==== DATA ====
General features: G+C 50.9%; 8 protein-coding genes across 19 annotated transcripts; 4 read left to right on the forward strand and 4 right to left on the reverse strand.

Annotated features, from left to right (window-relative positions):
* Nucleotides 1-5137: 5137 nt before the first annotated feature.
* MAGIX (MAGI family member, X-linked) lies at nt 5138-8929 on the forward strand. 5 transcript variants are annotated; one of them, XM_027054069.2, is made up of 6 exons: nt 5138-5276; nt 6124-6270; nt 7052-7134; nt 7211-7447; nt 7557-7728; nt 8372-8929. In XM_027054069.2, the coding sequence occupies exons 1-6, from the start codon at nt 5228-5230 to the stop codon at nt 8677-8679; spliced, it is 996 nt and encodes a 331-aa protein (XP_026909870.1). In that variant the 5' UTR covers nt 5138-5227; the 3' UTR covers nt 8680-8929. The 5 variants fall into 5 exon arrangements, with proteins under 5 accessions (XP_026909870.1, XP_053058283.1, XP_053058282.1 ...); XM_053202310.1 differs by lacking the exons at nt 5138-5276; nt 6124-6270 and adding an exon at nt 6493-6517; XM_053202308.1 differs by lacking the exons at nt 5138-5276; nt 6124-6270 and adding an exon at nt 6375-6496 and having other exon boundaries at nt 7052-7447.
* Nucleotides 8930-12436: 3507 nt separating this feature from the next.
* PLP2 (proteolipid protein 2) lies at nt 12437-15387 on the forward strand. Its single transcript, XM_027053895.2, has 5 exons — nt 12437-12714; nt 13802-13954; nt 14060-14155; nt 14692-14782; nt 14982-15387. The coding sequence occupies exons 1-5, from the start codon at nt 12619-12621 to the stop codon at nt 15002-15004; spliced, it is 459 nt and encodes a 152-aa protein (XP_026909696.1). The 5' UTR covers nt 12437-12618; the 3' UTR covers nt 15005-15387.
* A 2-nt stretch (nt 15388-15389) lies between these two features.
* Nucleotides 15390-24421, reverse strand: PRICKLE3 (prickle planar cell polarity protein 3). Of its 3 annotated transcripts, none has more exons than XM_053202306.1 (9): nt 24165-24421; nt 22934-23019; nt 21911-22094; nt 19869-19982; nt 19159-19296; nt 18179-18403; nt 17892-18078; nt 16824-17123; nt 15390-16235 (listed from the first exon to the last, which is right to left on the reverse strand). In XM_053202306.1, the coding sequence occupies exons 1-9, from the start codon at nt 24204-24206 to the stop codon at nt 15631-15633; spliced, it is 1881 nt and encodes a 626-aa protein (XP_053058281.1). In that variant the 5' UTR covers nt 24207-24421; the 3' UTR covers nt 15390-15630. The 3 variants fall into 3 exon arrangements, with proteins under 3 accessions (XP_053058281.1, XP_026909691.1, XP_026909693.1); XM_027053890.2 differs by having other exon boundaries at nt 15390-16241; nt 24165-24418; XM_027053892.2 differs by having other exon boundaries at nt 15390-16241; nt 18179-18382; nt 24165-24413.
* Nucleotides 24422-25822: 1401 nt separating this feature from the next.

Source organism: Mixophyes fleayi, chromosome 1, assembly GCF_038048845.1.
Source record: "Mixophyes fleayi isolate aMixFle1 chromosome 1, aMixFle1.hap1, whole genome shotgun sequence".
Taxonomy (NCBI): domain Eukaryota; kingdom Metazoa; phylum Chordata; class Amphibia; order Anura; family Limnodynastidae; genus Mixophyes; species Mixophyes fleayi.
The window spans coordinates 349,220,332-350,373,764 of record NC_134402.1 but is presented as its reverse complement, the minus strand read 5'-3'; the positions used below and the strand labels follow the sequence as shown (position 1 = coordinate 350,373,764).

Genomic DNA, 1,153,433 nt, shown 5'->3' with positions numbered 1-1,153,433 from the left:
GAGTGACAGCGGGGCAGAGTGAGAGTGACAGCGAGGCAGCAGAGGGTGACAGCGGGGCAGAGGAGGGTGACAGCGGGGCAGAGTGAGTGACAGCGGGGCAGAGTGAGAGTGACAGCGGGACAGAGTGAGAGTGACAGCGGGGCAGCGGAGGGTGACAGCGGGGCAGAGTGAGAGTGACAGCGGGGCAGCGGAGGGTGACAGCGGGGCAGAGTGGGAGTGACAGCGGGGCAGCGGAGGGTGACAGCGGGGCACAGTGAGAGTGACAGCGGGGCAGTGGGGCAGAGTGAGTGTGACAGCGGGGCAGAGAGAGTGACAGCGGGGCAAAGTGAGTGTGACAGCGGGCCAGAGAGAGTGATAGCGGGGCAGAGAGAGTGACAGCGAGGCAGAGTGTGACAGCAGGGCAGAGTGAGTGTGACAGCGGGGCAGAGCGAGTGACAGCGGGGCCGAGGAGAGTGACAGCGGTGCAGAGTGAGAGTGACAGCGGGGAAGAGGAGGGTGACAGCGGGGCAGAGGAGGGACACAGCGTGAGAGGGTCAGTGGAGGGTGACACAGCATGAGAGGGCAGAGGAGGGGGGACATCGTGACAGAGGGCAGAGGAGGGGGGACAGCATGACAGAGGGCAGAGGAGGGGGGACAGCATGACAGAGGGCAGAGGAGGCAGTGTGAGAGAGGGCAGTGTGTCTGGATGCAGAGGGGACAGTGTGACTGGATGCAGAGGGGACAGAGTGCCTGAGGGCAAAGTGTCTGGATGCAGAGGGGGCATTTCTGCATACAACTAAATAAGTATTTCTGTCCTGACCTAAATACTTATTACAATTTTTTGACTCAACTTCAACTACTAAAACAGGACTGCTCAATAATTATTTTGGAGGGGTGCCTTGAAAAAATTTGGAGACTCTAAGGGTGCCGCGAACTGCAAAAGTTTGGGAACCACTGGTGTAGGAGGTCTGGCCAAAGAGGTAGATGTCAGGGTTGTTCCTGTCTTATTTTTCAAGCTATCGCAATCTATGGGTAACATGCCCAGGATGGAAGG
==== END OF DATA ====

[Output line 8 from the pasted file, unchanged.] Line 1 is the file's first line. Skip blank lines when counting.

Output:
* Nucleotides 15390-24421, reverse strand: PRICKLE3 (prickle planar cell polarity protein 3). Of its 3 annotated transcripts, none has more exons than XM_053202306.1 (9): nt 24165-24421; nt 22934-23019; nt 21911-22094; nt 19869-19982; nt 19159-19296; nt 18179-18403; nt 17892-18078; nt 16824-17123; nt 15390-16235 (listed from the first exon to the last, which is right to left on the reverse strand). In XM_053202306.1, the coding sequence occupies exons 1-9, from the start codon at nt 24204-24206 to the stop codon at nt 15631-15633; spliced, it is 1881 nt and encodes a 626-aa protein (XP_053058281.1). In that variant the 5' UTR covers nt 24207-24421; the 3' UTR covers nt 15390-15630. The 3 variants fall into 3 exon arrangements, with proteins under 3 accessions (XP_053058281.1, XP_026909691.1, XP_026909693.1); XM_027053890.2 differs by having other exon boundaries at nt 15390-16241; nt 24165-24418; XM_027053892.2 differs by having other exon boundaries at nt 15390-16241; nt 18179-18382; nt 24165-24413.